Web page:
Kitchen Chemistry: What is Starch? Why You Should Care

Starch is a vital part of life. Commercially obtainable starches come from the plant world. Many foods contain such a prevalence of starch as to actually be called starches themselves.

Sources of Edible Starch

Foods we eat everyday contain the chemical substances we call starch. Potatoes have starch. Rice has starch. Wheat in bread has starch. Some foods contain such a large percentage of starch that we call them starches. Thus, our diet always contains starch.¹

On the other hand, dress shirts are often treated with starch. Dry Cleaners may ask, "Do you want your collars or your shirts starched?" Because of this, and because eating and laundering are such different processes, someone might ask, "Are these starches the same thing, or are they different? Is food starch the same as laundry starch?"

Chemically, What is Starch?

To begin with, let's define what the starch in foods actually is. Wikipedia tells us, "The word "starch" is derived from Middle English sterchen, meaning to stiffen. " Likely you know that starches are sometimes used in making gravies or sauces. Why is that? Because starch, in the presence of moisture and heat, first dissolves, then thickens the liquid they are absorbed in by a process termed gelatinization.

Starch is basically a polysaccharide. So what is a polysaccharide? The prefix poly- means many. Starch consists of many monosaccharide groups attached to each other. What then is a monosaccharide? Basically, it is one sugar molecule. Simple sugars such as glucose, galactose, and fructose are monosaccharides. Two saccharide units link together to form disaccharides. Sucrose, or table sugar, is one of these. Monosaccharide sugars may link together in various fashions to make up a polysaccharide. Some of these polysaccharides, again, are called starch.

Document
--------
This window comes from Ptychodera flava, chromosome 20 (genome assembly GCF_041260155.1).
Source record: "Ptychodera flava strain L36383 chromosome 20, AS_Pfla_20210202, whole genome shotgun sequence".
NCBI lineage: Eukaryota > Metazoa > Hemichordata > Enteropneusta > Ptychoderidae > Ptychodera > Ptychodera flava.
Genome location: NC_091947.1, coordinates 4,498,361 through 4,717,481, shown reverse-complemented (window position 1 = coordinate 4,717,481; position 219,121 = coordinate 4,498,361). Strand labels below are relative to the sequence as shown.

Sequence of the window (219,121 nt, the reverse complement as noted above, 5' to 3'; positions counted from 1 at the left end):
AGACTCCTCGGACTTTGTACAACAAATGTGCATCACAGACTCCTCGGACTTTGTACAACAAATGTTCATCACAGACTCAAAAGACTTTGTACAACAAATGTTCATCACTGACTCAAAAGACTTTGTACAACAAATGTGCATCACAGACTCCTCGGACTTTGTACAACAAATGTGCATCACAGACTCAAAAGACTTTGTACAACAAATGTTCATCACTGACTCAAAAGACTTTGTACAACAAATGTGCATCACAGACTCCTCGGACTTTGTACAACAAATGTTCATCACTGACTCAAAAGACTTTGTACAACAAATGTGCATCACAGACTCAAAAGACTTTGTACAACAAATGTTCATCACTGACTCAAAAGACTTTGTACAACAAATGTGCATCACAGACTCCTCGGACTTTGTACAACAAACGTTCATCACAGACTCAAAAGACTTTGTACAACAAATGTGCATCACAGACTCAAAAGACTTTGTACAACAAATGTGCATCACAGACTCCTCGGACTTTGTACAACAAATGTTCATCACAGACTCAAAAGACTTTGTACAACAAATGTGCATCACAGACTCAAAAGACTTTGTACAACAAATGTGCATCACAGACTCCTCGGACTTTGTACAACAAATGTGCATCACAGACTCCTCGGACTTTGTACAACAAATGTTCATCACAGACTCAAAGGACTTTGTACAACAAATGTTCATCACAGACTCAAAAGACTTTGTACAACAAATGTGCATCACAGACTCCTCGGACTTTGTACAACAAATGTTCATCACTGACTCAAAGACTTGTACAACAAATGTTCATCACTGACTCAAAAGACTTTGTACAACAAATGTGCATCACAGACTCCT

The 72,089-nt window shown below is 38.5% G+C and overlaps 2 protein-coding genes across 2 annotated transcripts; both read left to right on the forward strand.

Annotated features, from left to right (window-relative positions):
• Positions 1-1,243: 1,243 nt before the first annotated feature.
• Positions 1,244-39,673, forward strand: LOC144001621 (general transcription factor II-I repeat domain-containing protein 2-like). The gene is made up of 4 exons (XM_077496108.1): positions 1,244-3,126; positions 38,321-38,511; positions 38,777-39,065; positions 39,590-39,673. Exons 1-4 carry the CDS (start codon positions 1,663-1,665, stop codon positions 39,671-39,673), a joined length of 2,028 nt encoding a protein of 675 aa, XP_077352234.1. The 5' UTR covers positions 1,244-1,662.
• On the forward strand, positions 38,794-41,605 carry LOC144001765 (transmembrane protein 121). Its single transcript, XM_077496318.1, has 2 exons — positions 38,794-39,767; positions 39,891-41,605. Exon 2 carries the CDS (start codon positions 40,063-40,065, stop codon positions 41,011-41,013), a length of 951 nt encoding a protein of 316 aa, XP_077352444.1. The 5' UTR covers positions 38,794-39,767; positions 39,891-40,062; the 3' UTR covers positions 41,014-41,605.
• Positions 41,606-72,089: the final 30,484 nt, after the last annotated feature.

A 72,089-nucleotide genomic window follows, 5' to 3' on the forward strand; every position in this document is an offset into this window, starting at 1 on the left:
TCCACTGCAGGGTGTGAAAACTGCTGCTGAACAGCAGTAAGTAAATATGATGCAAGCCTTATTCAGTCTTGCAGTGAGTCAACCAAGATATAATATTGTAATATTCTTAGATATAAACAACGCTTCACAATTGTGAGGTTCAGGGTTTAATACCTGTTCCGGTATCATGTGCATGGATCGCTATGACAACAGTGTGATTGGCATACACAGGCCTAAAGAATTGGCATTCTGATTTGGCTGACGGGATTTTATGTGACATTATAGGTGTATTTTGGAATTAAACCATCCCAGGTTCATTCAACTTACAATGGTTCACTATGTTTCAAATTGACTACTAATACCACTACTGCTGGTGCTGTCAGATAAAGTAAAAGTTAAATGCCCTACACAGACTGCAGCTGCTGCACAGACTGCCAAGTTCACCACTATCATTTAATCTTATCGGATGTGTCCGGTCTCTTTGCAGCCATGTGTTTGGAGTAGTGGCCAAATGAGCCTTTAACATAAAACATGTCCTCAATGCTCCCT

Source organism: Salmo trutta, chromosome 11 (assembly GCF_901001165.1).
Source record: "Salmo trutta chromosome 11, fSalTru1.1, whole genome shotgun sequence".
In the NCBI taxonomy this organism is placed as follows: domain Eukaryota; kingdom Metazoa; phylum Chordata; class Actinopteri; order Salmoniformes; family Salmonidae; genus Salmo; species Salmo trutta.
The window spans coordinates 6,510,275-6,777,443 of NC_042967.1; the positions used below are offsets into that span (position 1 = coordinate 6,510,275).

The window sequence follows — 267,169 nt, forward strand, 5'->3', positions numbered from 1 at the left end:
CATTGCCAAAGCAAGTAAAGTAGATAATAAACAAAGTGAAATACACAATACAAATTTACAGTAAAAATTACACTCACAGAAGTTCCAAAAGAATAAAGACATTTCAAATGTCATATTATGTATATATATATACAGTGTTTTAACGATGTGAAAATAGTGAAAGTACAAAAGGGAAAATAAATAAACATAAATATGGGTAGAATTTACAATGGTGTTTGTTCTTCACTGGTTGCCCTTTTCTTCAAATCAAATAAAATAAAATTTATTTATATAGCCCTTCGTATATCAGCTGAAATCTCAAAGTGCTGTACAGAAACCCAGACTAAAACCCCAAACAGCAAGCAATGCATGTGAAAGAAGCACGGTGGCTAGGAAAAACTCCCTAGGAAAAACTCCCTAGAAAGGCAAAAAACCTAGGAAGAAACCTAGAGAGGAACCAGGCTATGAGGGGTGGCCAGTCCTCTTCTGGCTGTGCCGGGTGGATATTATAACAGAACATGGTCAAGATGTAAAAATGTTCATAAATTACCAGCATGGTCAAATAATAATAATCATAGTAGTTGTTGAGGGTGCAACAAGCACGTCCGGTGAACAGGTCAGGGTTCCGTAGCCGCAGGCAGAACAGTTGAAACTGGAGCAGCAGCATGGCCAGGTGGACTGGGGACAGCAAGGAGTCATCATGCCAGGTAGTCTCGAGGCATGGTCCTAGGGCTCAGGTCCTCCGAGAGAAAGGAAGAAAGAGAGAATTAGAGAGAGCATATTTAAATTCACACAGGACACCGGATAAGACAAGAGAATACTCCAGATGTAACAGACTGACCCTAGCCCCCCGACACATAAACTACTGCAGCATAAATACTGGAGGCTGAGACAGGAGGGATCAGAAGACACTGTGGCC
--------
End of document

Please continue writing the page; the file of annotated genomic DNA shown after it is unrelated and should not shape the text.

Two Starch Components

Another word for saccharides, whether monosaccharides or polysaccharides, is carbohydrate. You will recognize these as part of our daily diet. Foods frequently contain two starch types. Amylose and amylopectin. Most plant starches contain about 1/4 amylose and 3/4 amylopectin.²

Properties of Starch

We have already discussed the thickening property of starches. In addition, since we recognize that sugars are a source of energy, it must be apparent that starches are sources of energy. Starches require more chemical processing by our bodies, so it becomes obvious that starches provide a lower threshold of energy that lasts for a longer period of time.

Why is Starch Used on Clothing?

So what about the starch used for clothing? It is the same as the starch in foods. Starch is used in shirts and other garments where neat and stiff is considered a plus. In addition, perspiration is absorbed by the starch, rather than the fibers of the garment, and thus clothes come out cleaner and fresher-smelling. So when you hear the word carbohydrate, think of the beneficial energy of sugar, but also think of the energy starches provide, as well as the fine additional properties of thickening to make gravies and sauces, and the cosmetically-pleasing appearance and ease of cleaning of the garments it has been used to treat.

¹ To see images of starch molecules, please examine the upper left-hand portion of this page.

² Brown WH & Poon T, (2005), Introduction to Organic Chemistry (3rd ed., John Wiley & Sons).